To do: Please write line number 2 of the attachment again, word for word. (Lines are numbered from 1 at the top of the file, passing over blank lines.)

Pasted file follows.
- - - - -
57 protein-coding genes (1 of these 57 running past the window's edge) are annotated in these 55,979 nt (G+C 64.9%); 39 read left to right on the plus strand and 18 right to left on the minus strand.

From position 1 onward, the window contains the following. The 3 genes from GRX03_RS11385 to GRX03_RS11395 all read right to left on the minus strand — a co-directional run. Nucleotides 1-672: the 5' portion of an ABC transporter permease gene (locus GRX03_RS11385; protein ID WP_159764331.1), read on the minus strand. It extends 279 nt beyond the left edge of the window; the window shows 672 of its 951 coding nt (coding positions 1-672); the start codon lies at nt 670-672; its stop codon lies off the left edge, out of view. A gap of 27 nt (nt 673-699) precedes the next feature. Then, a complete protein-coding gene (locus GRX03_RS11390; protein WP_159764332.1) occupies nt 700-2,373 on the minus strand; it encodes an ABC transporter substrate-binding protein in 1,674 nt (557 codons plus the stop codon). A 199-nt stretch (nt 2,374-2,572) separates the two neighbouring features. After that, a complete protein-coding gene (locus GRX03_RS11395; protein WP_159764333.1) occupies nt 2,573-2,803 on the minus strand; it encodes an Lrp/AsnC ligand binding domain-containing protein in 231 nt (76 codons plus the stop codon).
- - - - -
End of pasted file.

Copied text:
From position 1 onward, the window contains the following. The 3 genes from GRX03_RS11385 to GRX03_RS11395 all read right to left on the minus strand — a co-directional run. Nucleotides 1-672: the 5' portion of an ABC transporter permease gene (locus GRX03_RS11385; protein ID WP_159764331.1), read on the minus strand. It extends 279 nt beyond the left edge of the window; the window shows 672 of its 951 coding nt (coding positions 1-672); the start codon lies at nt 670-672; its stop codon lies off the left edge, out of view. A gap of 27 nt (nt 673-699) precedes the next feature. Then, a complete protein-coding gene (locus GRX03_RS11390; protein WP_159764332.1) occupies nt 700-2,373 on the minus strand; it encodes an ABC transporter substrate-binding protein in 1,674 nt (557 codons plus the stop codon). A 199-nt stretch (nt 2,374-2,572) separates the two neighbouring features. After that, a complete protein-coding gene (locus GRX03_RS11395; protein WP_159764333.1) occupies nt 2,573-2,803 on the minus strand; it encodes an Lrp/AsnC ligand binding domain-containing protein in 231 nt (76 codons plus the stop codon).